The Weblog

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Blog Anniversary

This post about how blogs suck now reminds me that yesterday was my sixth anniversary as a blogger. I agree with many of the points listed, particularly the decline of linking culture. In my early days, I had a few posts linked by bigger blogs — now such a thing is clearly impossible (except when I manage to cajole Bitch PhD into llinking something). That has made me very discouraged about blogging about much of anything and has turned The Weblog into little more than a series of open threads, that little more more being Erika’s food posts and my TV posts in their better moments. Why bother coming up with a compelling, well-documented argument when no one will ever see it? The possibility of wide exposure was what motivated bloggers to produce such good work for free — we shouldn’t be surprised to see a rapid decline in quality among non-career bloggers.

My experience with AUFS, however, makes me think that a lot of these problems are limited to political and other “general interest” blogs. In a more niche environment such as theology or continental philosophy blogging, linking culture is much better — though still not nearly as good as the “good old days” of mainline blogging, since conventions like crediting the person who alerted you to a link are widely ignored — and it’s still possible for quality to be rewarded with attention from an informed audience. Maybe not probable, but possible.

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July 2, 2009 - Posted by | boredom

9 Comments

  1. Weren’t you linked by Andrew Sullivan just last week?

    Comment by Colin | July 2, 2009

  2. An Iranian dissident was linked; Sullivan happened to pick the copy that was posted on my blog.

    Comment by Adam Kotsko | July 2, 2009

  3. Despite its popularity, I think the quality of Daily Dish has also been in decline.

    Comment by ebolden | July 2, 2009

  4. […] McKenna’s take on the current state of blogging (via Adam Kotsko), especially the bit on the decline of linking culture among weblogs, seems to me, too, quite apt. […]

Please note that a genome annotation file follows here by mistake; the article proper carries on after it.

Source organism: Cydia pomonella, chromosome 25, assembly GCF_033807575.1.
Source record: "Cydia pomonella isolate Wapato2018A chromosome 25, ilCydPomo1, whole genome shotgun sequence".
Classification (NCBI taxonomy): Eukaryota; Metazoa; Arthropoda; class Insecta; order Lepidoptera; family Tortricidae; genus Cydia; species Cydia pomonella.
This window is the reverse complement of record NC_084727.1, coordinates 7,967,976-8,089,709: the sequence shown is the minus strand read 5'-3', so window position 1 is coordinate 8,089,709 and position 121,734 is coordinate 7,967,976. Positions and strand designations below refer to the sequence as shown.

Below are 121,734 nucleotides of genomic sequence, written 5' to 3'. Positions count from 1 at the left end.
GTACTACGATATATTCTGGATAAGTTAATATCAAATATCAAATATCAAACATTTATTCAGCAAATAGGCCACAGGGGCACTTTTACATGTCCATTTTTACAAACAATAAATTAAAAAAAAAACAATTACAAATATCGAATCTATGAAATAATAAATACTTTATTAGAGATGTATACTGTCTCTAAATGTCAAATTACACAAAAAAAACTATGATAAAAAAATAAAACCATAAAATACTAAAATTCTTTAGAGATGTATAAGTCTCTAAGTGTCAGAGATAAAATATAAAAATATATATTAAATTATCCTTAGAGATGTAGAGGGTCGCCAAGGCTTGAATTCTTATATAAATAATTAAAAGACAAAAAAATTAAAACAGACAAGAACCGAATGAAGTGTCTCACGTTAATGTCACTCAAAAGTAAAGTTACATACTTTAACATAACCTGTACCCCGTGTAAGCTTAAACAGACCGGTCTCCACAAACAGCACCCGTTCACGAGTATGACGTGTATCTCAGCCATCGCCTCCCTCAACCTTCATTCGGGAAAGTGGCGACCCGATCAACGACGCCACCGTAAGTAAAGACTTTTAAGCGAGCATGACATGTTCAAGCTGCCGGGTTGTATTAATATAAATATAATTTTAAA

Pingback by Brian Hamilton » Blogging 2.0 | July 2, 2009

  5. Why bother coming up with a compelling, well-documented argument when no one will ever see it?

    Um. You *are* planning on getting a research-type job, right?

    Comment by bitchphd | July 2, 2009

  6. Blogs are technically public. Journals are behind pay-walls. People have to pay for the privilege to not read journals. They seem to merit more consideration somehow. Plus, you might get at least three or four readers of your article (editor and the two or three reviewers). More if it is rejected and you try somewhere else.

    Comment by Craig | July 2, 2009

  7. There are more concrete benefits aside from simple readership when it comes to academic research positions.

    Comment by Adam Kotsko | July 2, 2009

  8. I would attribute the fall of blogging to a generational gap in the trends of the internet. The golden age of blogging, when the linking culture was strong, was a part of the early, Google dominated, wild west internet. The linking culture was strong because at that time, people were comfortable having dialogs with total strangers over the internet.

    However, this system has now been replaced by the Facebook dominated, social internet. Many people are turning away from the blogosphere because its easier to simply use social networking to have a dialog with existing contacts. Wired has an article related to this with the statistics on traffic coming from Social networking (which I won’t link in light of the post I’m commenting on).

    Or I could be completely wrong. I’m wasn’t involved in blogs in the early days, so my impression of what the linking culture was could be wildly off base.

    Comment by DrP | July 2, 2009

  9. Of the changes on 11D’s list, three at least (“The A-List Doesn’t Matter Anymore,” “It’s all about niche blogs,” and “MSM yawns”) are welcome reversions to the early pre-A-list days of blogging, somewhat as blogging itself was an unanticipated and wonderful retreat from dot-com frenzy to earlier hopes for the web. Twittr’s a bettr technology for what Twittr handles, and I doubt I’d read Huffington Posts in any format even if they crosslinked more.

    I’m in no position to argue against “Blogger Burn Out,” though.

    Comment by Ray Davis | July 3, 2009


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